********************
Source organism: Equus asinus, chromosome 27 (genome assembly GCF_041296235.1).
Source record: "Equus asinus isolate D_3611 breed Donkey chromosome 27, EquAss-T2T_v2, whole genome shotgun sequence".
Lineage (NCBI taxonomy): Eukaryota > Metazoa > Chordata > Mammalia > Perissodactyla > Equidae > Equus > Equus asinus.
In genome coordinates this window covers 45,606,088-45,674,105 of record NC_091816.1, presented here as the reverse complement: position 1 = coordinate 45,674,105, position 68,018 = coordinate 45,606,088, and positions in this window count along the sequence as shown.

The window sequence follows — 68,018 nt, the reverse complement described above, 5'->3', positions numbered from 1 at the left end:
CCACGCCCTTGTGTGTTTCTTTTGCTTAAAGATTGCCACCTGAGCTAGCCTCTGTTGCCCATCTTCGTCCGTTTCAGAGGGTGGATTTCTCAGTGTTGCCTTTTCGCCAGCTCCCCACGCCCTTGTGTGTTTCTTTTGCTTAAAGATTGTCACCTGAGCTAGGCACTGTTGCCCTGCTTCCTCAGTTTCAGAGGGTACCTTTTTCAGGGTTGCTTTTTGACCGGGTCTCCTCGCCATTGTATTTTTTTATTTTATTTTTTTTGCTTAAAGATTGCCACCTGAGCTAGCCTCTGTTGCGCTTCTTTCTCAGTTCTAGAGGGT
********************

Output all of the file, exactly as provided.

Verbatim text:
Source organism: Equus asinus, chromosome 27 (genome assembly GCF_041296235.1).
Source record: "Equus asinus isolate D_3611 breed Donkey chromosome 27, EquAss-T2T_v2, whole genome shotgun sequence".
Lineage (NCBI taxonomy): Eukaryota > Metazoa > Chordata > Mammalia > Perissodactyla > Equidae > Equus > Equus asinus.
In genome coordinates this window covers 45,606,088-45,674,105 of record NC_091816.1, presented here as the reverse complement: position 1 = coordinate 45,674,105, position 68,018 = coordinate 45,606,088, and positions in this window count along the sequence as shown.

The window sequence follows — 68,018 nt, the reverse complement described above, 5'->3', positions numbered from 1 at the left end:
CCACGCCCTTGTGTGTTTCTTTTGCTTAAAGATTGCCACCTGAGCTAGCCTCTGTTGCCCATCTTCGTCCGTTTCAGAGGGTGGATTTCTCAGTGTTGCCTTTTCGCCAGCTCCCCACGCCCTTGTGTGTTTCTTTTGCTTAAAGATTGTCACCTGAGCTAGGCACTGTTGCCCTGCTTCCTCAGTTTCAGAGGGTACCTTTTTCAGGGTTGCTTTTTGACCGGGTCTCCTCGCCATTGTATTTTTTTATTTTATTTTTTTTGCTTAAAGATTGCCACCTGAGCTAGCCTCTGTTGCGCTTCTTTCTCAGTTCTAGAGGGT